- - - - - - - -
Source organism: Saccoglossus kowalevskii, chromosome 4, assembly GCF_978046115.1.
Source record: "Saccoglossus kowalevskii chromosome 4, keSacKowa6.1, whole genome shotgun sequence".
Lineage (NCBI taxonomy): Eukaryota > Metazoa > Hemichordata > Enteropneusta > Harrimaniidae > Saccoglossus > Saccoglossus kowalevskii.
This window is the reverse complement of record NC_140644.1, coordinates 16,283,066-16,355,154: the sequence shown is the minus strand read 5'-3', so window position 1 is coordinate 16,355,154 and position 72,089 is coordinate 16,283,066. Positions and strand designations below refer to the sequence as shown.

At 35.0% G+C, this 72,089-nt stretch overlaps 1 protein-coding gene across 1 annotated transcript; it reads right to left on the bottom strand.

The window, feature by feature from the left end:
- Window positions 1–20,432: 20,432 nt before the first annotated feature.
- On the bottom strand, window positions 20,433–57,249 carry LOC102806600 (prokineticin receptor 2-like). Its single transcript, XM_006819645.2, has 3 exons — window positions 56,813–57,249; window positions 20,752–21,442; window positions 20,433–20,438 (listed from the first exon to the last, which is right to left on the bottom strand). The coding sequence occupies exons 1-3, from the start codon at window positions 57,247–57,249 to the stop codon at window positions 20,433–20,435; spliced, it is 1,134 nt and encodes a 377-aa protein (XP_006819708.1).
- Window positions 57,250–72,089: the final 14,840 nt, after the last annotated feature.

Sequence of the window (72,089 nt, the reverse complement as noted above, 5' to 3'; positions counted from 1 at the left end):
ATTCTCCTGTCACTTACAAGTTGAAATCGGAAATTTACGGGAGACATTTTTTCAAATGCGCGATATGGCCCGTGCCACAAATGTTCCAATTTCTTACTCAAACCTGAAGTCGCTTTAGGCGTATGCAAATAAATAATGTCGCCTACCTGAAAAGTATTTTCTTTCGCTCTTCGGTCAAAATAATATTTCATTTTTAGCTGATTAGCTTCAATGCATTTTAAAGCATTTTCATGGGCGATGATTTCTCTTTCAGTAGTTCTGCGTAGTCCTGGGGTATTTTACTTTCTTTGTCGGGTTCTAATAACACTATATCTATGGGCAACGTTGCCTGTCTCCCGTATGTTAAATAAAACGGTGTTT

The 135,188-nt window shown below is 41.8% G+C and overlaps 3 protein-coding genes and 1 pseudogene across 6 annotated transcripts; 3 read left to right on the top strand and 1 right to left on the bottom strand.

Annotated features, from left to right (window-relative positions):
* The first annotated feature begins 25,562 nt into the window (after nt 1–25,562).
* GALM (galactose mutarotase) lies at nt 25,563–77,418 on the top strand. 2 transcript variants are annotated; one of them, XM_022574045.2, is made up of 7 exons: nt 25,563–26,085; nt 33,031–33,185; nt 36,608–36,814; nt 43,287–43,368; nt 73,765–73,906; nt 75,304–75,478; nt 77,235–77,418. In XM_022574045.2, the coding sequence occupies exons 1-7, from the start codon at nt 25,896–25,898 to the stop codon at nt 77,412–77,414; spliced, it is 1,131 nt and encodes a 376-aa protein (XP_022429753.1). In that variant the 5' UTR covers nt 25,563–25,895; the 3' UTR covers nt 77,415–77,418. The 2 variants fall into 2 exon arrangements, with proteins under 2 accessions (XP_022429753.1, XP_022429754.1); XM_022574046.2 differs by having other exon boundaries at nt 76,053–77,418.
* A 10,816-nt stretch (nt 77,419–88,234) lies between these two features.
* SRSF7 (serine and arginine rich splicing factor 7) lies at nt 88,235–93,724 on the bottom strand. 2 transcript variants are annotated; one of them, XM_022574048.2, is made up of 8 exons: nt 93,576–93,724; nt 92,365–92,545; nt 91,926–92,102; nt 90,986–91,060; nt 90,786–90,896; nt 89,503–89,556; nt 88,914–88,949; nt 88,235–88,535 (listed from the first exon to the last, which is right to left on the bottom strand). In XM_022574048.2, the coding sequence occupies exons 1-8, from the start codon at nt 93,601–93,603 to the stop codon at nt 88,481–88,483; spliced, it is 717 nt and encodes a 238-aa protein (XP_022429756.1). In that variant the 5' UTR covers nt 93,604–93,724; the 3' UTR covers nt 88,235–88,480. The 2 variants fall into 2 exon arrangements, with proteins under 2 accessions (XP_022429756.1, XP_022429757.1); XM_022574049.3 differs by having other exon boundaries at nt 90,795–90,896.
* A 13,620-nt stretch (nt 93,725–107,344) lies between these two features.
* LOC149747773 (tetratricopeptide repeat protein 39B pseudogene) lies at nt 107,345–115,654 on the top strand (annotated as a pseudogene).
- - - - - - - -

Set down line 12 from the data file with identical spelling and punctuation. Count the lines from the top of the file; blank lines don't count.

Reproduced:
The 135,188-nt window shown below is 41.8% G+C and overlaps 3 protein-coding genes and 1 pseudogene across 6 annotated transcripts; 3 read left to right on the top strand and 1 right to left on the bottom strand.